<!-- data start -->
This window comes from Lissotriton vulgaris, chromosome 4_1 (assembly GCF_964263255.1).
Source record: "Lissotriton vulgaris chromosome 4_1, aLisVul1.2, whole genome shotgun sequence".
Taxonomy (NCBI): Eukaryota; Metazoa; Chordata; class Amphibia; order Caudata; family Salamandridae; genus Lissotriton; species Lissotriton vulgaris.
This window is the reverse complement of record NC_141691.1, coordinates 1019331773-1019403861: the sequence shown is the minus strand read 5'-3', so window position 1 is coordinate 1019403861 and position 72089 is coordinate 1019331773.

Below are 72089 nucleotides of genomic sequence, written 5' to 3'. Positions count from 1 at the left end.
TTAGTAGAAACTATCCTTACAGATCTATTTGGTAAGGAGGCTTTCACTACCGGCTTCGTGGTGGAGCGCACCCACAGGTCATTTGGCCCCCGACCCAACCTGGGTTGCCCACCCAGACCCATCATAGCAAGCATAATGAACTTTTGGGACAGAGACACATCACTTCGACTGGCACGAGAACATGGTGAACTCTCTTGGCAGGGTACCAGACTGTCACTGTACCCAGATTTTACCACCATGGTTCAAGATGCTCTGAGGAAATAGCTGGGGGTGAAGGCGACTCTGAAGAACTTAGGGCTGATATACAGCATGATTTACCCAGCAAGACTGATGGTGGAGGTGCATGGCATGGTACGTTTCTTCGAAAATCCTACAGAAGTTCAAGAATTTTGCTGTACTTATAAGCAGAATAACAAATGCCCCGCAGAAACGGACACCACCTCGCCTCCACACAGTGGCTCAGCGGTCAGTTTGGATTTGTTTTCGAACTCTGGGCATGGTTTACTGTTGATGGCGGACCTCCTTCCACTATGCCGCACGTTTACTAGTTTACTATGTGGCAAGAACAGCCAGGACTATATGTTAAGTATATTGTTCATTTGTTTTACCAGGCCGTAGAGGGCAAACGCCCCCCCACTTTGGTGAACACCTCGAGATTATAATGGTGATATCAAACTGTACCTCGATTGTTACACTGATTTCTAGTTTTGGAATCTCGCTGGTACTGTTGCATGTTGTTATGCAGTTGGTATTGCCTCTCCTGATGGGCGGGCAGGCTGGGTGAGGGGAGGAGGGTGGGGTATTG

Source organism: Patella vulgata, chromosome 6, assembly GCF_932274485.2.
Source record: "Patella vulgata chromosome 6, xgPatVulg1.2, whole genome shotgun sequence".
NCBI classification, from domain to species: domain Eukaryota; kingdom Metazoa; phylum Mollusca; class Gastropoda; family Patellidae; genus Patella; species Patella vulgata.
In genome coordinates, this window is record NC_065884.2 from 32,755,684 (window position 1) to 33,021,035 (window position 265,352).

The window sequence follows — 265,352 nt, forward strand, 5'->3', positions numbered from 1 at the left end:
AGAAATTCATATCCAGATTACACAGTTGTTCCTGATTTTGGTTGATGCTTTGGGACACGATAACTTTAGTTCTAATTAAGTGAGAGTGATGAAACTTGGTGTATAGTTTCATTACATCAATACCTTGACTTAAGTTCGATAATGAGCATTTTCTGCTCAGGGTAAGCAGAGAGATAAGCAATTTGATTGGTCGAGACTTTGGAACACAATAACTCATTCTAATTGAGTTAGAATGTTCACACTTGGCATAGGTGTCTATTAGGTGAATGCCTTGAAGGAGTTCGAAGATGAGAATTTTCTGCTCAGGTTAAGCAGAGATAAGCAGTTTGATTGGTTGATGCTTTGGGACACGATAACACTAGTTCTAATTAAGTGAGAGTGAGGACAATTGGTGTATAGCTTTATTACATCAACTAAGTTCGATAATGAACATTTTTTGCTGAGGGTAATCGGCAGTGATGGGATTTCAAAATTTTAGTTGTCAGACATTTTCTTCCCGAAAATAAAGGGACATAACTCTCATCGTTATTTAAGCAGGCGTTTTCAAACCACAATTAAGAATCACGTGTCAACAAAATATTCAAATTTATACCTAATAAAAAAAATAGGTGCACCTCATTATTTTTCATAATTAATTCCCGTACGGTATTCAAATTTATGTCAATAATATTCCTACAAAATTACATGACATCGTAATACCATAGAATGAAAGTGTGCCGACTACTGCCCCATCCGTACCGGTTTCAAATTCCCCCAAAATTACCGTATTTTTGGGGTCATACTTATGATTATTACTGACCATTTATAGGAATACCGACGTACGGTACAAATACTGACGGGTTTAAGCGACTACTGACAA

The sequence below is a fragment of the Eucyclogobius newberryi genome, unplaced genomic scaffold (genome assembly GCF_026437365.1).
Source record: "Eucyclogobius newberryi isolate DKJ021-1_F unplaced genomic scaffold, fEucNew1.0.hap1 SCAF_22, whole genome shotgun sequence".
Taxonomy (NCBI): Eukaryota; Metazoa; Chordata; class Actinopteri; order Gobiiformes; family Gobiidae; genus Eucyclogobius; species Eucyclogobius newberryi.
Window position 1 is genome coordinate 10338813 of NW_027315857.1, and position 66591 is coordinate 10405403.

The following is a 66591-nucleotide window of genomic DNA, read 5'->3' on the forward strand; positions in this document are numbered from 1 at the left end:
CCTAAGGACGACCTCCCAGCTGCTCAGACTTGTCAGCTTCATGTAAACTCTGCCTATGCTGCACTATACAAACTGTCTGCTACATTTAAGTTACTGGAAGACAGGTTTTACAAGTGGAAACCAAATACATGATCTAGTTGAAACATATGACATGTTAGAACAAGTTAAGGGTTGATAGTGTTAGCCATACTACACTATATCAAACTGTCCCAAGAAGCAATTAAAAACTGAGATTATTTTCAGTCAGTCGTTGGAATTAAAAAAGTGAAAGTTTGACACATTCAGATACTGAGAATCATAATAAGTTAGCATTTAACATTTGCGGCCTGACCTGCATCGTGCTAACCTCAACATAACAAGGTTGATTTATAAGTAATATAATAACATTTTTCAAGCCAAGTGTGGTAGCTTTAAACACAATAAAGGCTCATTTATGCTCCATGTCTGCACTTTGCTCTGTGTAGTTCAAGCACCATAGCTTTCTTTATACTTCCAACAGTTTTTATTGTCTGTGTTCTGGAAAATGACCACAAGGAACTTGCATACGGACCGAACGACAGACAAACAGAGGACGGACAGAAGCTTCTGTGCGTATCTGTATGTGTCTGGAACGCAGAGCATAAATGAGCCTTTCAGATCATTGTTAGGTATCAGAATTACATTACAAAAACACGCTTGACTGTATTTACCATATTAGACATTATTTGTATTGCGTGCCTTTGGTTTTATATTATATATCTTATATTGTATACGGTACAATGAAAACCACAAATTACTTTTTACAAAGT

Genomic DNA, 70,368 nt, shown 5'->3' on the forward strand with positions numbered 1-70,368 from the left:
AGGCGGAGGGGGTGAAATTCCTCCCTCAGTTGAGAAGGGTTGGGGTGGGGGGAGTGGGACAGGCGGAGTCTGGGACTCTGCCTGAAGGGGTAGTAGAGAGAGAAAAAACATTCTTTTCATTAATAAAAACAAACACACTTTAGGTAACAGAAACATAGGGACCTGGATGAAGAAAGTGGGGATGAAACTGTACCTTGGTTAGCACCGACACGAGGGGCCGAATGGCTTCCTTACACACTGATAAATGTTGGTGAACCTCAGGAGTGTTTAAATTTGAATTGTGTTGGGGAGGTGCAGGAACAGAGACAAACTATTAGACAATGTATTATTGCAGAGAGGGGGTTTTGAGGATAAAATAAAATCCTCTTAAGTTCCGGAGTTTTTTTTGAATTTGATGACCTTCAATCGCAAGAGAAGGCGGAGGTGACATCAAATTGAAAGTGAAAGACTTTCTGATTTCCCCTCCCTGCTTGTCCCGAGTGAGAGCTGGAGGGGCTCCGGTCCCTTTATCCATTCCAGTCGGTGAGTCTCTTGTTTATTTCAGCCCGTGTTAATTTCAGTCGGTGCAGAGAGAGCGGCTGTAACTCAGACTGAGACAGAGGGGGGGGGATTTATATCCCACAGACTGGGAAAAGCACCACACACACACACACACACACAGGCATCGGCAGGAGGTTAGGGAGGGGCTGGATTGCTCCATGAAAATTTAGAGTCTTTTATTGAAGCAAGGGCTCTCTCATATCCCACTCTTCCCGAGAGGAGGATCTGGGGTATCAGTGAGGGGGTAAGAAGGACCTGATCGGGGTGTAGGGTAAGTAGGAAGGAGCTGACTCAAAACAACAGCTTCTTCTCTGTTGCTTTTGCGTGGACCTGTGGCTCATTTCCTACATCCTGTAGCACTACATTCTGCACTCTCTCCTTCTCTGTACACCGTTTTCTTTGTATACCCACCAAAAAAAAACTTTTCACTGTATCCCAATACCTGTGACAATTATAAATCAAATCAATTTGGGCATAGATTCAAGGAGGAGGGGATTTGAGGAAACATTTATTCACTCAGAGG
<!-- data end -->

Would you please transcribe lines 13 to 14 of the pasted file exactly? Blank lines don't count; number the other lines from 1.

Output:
The sequence below is a fragment of the Eucyclogobius newberryi genome, unplaced genomic scaffold (genome assembly GCF_026437365.1).
Source record: "Eucyclogobius newberryi isolate DKJ021-1_F unplaced genomic scaffold, fEucNew1.0.hap1 SCAF_22, whole genome shotgun sequence".